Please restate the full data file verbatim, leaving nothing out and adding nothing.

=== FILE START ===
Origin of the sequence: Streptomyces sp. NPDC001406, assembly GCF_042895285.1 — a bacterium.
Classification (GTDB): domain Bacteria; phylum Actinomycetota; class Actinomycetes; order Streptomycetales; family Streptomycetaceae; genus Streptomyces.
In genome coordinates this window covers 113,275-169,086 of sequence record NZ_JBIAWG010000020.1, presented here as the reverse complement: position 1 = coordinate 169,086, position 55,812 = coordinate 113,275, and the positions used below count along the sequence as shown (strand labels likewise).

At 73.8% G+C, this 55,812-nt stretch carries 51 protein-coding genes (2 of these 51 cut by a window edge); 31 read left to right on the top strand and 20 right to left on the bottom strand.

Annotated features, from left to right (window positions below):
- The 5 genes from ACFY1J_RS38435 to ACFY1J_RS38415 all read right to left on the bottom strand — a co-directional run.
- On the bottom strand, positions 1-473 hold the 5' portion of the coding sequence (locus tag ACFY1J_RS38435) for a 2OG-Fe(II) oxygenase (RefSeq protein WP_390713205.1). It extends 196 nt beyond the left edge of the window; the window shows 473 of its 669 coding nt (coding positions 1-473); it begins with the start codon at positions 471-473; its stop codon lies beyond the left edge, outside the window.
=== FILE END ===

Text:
Origin of the sequence: Streptomyces sp. NPDC001406, assembly GCF_042895285.1 — a bacterium.
Classification (GTDB): domain Bacteria; phylum Actinomycetota; class Actinomycetes; order Streptomycetales; family Streptomycetaceae; genus Streptomyces.
In genome coordinates this window covers 113,275-169,086 of sequence record NZ_JBIAWG010000020.1, presented here as the reverse complement: position 1 = coordinate 169,086, position 55,812 = coordinate 113,275, and the positions used below count along the sequence as shown (strand labels likewise).

At 73.8% G+C, this 55,812-nt stretch carries 51 protein-coding genes (2 of these 51 cut by a window edge); 31 read left to right on the top strand and 20 right to left on the bottom strand.

Annotated features, from left to right (window positions below):
- The 5 genes from ACFY1J_RS38435 to ACFY1J_RS38415 all read right to left on the bottom strand — a co-directional run.
- On the bottom strand, positions 1-473 hold the 5' portion of the coding sequence (locus tag ACFY1J_RS38435) for a 2OG-Fe(II) oxygenase (RefSeq protein WP_390713205.1). It extends 196 nt beyond the left edge of the window; the window shows 473 of its 669 coding nt (coding positions 1-473); it begins with the start codon at positions 471-473; its stop codon lies beyond the left edge, outside the window.